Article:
21. How does such love affect Jehovah’s witnesses who are of such different backgrounds in their relations with one another?
21 It is not surprising, therefore, that, although Jehovah’s Christian witnesses of today come from “all nations and tribes and peoples and tongues,” they do not recognize any racial, national, tribal or skin-color barriers among themselves. Not only do they not fight among themselves in their congregations and general assemblies, but they refuse to engage in any untheocratic international wars. Such wars would oblige Christian witnesses of one country to kill fellow Christians of another country.—Rev. 7:9.
22. For them to take such a course in this world requires faith in what facts, and how must they be like the Colossians as respects their faith?
22 It requires great faith to take this course in a war-plagued world. But, like the congregation in Colossae, our twentieth-century witnesses of Jehovah have full faith in the rightness of the laws and rules of conduct set forth in the Holy Bible. They have faith that the Bible has God as its Author and that it is a theocratic Book, to which they must unquestioningly adhere. They have faith that Jesus Christ is God’s Son and is their Lord whose words and examples they must follow unswervingly. That they may be “open to no accusation before him,” they do like the Colossians: they “continue in the faith, established on the foundation and steadfast.” The apostle Paul told the Colossian Christians that he rejoiced at “the firmness of your faith toward Christ.” (Col. 1:22, 23; 2:5) For a like reason we can rejoice over Jehovah’s witnesses of today.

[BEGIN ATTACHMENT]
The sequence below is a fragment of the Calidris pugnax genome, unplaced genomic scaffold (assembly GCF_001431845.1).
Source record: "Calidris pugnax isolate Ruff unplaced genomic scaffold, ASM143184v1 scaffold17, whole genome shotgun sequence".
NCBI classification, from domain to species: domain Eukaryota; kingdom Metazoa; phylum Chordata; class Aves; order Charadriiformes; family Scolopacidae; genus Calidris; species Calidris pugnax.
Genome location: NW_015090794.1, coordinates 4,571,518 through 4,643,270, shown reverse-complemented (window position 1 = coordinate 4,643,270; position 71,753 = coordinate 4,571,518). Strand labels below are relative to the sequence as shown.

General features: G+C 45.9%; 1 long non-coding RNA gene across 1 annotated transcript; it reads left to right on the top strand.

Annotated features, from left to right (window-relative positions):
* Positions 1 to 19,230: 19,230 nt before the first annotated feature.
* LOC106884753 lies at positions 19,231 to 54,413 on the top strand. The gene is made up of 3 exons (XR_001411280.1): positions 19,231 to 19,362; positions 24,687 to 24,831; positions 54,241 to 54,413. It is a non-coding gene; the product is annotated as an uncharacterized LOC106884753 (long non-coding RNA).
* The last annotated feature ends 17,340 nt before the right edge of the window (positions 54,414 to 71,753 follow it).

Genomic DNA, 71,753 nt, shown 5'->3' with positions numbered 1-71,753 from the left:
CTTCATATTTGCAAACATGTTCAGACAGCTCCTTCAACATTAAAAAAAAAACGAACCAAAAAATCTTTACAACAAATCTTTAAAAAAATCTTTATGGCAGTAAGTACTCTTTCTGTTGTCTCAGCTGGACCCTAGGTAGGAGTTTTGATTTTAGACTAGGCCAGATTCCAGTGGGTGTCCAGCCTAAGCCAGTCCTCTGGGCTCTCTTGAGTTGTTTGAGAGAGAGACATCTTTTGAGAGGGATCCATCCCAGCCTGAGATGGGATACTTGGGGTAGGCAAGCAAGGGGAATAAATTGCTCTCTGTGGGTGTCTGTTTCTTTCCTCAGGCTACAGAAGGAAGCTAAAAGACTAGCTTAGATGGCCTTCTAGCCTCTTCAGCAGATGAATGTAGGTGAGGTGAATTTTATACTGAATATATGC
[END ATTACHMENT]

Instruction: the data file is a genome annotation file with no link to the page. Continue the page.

23. (a) During this time of political lords, in whom do they put faith as their Lord? (b) What strengthens them to endure even to a violent death under persecution?
23 There are many political lords on earth at present, but Jehovah’s Christian witnesses abstain from worldly politics. Why? Because they have “accepted Christ Jesus the Lord.” Quite appropriately, then, they obey the apostle Paul’s admonition to the Colossians: “Go on walking in union with him [Christ], rooted and being built up in him and being stabilized in the faith, just as you were taught, overflowing with faith in thanksgiving.” (Col. 2:6, 7; 1 Cor. 8:5, 6) There are thousands of examples in twentieth-century history to prove that the Christian worshipers of Jehovah as God will hold to this faith in Jesus Christ as their Lord down to the very death, even a violent death at the hands of persecutors. Their belief in the resurrection of the dead strengthens them to do this. They have the faith of the Colossian Christians, which, the apostle Paul said, is the “faith in the operation of God, who raised him [Christ] up from the dead.”—Col. 2:12.